On Friday I rose at the now completely familiar hour of 4:45am, got my stuff together as quietly as I could and left my Athens accommodation under the lightening sky.
I walked through Plaka’s quiet stone laneways, scented with Night-flowers and freshly baking breads down to Monastrika station.
My first destination of the day was the port of Pireaus where I would then get my 7am ferry to Milos, arriving at 10:45am.
Milos is a volcanic Greek island in the Aegean Sea, just north of the Sea of Crete, and the southwestern-most island in the Cyclades group.
Milos is also famous for the Venus de Milos statue, which was found by a farmer in a buried niche near the village of Tripiti in 1820. The statue now stands in the Louve in Paris.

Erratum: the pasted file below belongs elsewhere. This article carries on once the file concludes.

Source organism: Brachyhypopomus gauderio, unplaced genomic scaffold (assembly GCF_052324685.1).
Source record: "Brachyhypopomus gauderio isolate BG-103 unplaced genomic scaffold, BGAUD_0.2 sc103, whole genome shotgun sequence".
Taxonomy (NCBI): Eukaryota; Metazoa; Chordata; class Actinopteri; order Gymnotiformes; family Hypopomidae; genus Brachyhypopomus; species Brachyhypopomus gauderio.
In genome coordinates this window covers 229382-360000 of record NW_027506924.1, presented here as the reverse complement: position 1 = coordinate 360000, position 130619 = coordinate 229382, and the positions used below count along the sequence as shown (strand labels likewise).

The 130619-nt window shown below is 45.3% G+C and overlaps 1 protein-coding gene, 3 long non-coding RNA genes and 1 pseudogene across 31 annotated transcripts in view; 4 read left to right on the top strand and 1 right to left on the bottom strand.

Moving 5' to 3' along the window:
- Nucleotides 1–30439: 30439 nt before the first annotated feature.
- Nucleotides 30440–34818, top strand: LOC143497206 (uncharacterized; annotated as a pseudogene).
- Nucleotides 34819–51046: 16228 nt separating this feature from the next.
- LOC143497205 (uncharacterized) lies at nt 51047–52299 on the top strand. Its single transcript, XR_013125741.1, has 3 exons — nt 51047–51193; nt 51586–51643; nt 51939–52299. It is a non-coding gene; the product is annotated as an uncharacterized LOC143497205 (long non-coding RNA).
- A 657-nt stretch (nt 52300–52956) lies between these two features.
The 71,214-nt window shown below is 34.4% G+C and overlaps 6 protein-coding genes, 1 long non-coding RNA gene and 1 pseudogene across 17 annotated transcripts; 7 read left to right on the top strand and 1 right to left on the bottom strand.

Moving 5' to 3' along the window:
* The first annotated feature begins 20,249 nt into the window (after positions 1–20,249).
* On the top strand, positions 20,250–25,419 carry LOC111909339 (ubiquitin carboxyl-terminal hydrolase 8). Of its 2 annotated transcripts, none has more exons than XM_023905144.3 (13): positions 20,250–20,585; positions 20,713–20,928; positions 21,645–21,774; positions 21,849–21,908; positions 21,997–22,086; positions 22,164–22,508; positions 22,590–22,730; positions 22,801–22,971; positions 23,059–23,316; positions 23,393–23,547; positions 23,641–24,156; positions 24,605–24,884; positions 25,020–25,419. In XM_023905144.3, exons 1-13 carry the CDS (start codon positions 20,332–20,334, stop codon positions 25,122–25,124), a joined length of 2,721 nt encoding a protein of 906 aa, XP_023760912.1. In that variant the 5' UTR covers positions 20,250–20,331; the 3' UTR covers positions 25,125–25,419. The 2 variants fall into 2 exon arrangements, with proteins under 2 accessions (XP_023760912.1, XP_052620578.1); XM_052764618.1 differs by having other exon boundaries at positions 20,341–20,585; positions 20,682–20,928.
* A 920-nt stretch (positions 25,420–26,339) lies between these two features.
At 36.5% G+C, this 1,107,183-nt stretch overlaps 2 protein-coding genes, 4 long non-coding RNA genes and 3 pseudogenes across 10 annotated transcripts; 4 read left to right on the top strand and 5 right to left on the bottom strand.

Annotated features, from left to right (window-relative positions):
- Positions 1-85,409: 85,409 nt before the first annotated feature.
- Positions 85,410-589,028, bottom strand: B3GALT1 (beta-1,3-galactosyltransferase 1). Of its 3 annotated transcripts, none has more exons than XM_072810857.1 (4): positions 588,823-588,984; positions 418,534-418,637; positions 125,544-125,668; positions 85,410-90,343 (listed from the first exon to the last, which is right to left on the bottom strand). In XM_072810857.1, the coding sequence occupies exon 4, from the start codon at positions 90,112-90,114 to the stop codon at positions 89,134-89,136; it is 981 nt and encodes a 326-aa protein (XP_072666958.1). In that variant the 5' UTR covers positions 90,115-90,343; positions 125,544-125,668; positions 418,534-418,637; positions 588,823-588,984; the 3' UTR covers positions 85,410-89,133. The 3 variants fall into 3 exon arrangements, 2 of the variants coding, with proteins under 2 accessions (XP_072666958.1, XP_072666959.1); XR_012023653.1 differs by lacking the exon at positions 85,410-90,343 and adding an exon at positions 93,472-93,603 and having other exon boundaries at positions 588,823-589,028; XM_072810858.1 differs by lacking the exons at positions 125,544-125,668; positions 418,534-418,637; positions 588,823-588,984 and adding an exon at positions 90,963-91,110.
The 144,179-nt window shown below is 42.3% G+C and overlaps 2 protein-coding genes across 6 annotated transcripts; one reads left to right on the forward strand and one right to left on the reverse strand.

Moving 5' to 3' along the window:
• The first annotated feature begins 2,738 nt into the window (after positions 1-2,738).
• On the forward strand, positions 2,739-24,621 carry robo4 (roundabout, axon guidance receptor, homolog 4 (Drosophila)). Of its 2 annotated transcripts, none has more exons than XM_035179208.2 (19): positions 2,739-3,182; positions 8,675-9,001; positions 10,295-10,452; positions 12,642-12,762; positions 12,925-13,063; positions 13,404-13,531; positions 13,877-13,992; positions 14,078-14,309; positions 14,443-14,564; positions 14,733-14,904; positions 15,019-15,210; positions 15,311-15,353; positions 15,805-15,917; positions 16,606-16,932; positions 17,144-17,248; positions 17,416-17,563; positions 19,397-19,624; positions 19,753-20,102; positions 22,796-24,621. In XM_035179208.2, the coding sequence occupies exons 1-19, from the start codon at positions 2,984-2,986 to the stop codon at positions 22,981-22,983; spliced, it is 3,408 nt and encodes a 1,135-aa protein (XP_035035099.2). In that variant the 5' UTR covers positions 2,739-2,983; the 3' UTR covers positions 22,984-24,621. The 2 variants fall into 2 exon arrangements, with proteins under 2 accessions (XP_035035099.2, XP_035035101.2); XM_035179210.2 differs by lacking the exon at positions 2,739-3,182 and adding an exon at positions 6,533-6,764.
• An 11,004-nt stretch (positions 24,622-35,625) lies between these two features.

Milos is a large island (well as far as Greek Islands go), and its harbour, Adamas, is also the largest village on the island. You can hire scooters, motorbikes and cars to visit the other villages as they are all pretty close together in terms of distance, and there is also a regular bus between the larger villages.
Milos is also pretty famous for its beaches. Don’t like sand? there are pebble ones and rocky ones further down the island. The best part of Milos is that its quiet, so there is really nothing to do than read that book, work on your tan and determine who has the best ice cream in town.